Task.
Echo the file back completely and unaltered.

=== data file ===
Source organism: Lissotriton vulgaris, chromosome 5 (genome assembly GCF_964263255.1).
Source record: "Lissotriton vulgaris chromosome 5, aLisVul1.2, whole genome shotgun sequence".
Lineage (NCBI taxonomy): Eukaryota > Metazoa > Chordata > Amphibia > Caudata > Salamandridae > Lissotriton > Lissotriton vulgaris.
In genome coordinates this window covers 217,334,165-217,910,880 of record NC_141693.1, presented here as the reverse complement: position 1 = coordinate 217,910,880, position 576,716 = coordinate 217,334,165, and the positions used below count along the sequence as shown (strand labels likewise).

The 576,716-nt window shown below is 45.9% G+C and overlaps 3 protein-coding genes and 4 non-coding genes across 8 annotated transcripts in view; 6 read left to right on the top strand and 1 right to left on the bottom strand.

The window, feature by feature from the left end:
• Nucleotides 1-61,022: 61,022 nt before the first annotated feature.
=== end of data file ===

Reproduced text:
Source organism: Lissotriton vulgaris, chromosome 5 (genome assembly GCF_964263255.1).
Source record: "Lissotriton vulgaris chromosome 5, aLisVul1.2, whole genome shotgun sequence".
Lineage (NCBI taxonomy): Eukaryota > Metazoa > Chordata > Amphibia > Caudata > Salamandridae > Lissotriton > Lissotriton vulgaris.
In genome coordinates this window covers 217,334,165-217,910,880 of record NC_141693.1, presented here as the reverse complement: position 1 = coordinate 217,910,880, position 576,716 = coordinate 217,334,165, and the positions used below count along the sequence as shown (strand labels likewise).

The 576,716-nt window shown below is 45.9% G+C and overlaps 3 protein-coding genes and 4 non-coding genes across 8 annotated transcripts in view; 6 read left to right on the top strand and 1 right to left on the bottom strand.

The window, feature by feature from the left end:
• Nucleotides 1-61,022: 61,022 nt before the first annotated feature.